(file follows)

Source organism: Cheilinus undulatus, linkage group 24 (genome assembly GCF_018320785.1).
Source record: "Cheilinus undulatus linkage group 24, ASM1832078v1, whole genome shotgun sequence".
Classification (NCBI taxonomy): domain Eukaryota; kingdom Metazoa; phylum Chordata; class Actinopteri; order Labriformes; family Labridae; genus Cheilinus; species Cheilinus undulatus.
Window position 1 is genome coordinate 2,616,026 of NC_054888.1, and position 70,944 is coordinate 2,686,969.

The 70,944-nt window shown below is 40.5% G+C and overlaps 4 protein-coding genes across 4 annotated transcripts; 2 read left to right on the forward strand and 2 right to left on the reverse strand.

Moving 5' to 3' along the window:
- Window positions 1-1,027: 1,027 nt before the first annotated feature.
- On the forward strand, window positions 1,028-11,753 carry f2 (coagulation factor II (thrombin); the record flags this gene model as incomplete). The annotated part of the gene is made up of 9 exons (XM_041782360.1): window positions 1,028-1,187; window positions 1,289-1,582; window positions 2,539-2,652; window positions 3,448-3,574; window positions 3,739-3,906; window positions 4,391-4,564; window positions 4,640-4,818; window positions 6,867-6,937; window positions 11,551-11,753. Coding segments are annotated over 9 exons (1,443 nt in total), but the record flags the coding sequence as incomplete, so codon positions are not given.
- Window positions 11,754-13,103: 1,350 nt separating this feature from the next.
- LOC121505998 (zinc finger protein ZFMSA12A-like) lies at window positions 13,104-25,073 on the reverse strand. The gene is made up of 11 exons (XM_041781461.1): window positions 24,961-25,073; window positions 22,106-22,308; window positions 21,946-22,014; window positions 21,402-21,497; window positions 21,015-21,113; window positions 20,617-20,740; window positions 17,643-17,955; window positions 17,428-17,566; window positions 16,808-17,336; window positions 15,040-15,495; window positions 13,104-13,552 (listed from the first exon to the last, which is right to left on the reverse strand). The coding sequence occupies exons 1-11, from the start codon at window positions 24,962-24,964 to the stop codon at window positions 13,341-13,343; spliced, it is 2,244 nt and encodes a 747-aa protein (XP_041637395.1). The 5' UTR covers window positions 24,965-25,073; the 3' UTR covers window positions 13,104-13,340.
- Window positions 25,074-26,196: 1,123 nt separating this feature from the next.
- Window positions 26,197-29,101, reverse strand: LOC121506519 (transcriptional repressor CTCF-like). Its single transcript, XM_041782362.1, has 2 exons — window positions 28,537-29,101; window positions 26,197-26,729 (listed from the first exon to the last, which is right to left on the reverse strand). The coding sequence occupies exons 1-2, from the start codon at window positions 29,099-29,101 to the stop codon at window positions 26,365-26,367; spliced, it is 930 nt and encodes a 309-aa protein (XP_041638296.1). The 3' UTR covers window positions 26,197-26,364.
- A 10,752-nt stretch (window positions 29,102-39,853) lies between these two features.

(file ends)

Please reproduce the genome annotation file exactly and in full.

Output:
Source organism: Cheilinus undulatus, linkage group 24 (genome assembly GCF_018320785.1).
Source record: "Cheilinus undulatus linkage group 24, ASM1832078v1, whole genome shotgun sequence".
Classification (NCBI taxonomy): domain Eukaryota; kingdom Metazoa; phylum Chordata; class Actinopteri; order Labriformes; family Labridae; genus Cheilinus; species Cheilinus undulatus.
Window position 1 is genome coordinate 2,616,026 of NC_054888.1, and position 70,944 is coordinate 2,686,969.

The 70,944-nt window shown below is 40.5% G+C and overlaps 4 protein-coding genes across 4 annotated transcripts; 2 read left to right on the forward strand and 2 right to left on the reverse strand.

Moving 5' to 3' along the window:
- Window positions 1-1,027: 1,027 nt before the first annotated feature.
- On the forward strand, window positions 1,028-11,753 carry f2 (coagulation factor II (thrombin); the record flags this gene model as incomplete). The annotated part of the gene is made up of 9 exons (XM_041782360.1): window positions 1,028-1,187; window positions 1,289-1,582; window positions 2,539-2,652; window positions 3,448-3,574; window positions 3,739-3,906; window positions 4,391-4,564; window positions 4,640-4,818; window positions 6,867-6,937; window positions 11,551-11,753. Coding segments are annotated over 9 exons (1,443 nt in total), but the record flags the coding sequence as incomplete, so codon positions are not given.
- Window positions 11,754-13,103: 1,350 nt separating this feature from the next.
- LOC121505998 (zinc finger protein ZFMSA12A-like) lies at window positions 13,104-25,073 on the reverse strand. The gene is made up of 11 exons (XM_041781461.1): window positions 24,961-25,073; window positions 22,106-22,308; window positions 21,946-22,014; window positions 21,402-21,497; window positions 21,015-21,113; window positions 20,617-20,740; window positions 17,643-17,955; window positions 17,428-17,566; window positions 16,808-17,336; window positions 15,040-15,495; window positions 13,104-13,552 (listed from the first exon to the last, which is right to left on the reverse strand). The coding sequence occupies exons 1-11, from the start codon at window positions 24,962-24,964 to the stop codon at window positions 13,341-13,343; spliced, it is 2,244 nt and encodes a 747-aa protein (XP_041637395.1). The 5' UTR covers window positions 24,965-25,073; the 3' UTR covers window positions 13,104-13,340.
- Window positions 25,074-26,196: 1,123 nt separating this feature from the next.
- Window positions 26,197-29,101, reverse strand: LOC121506519 (transcriptional repressor CTCF-like). Its single transcript, XM_041782362.1, has 2 exons — window positions 28,537-29,101; window positions 26,197-26,729 (listed from the first exon to the last, which is right to left on the reverse strand). The coding sequence occupies exons 1-2, from the start codon at window positions 29,099-29,101 to the stop codon at window positions 26,365-26,367; spliced, it is 930 nt and encodes a 309-aa protein (XP_041638296.1). The 3' UTR covers window positions 26,197-26,364.
- A 10,752-nt stretch (window positions 29,102-39,853) lies between these two features.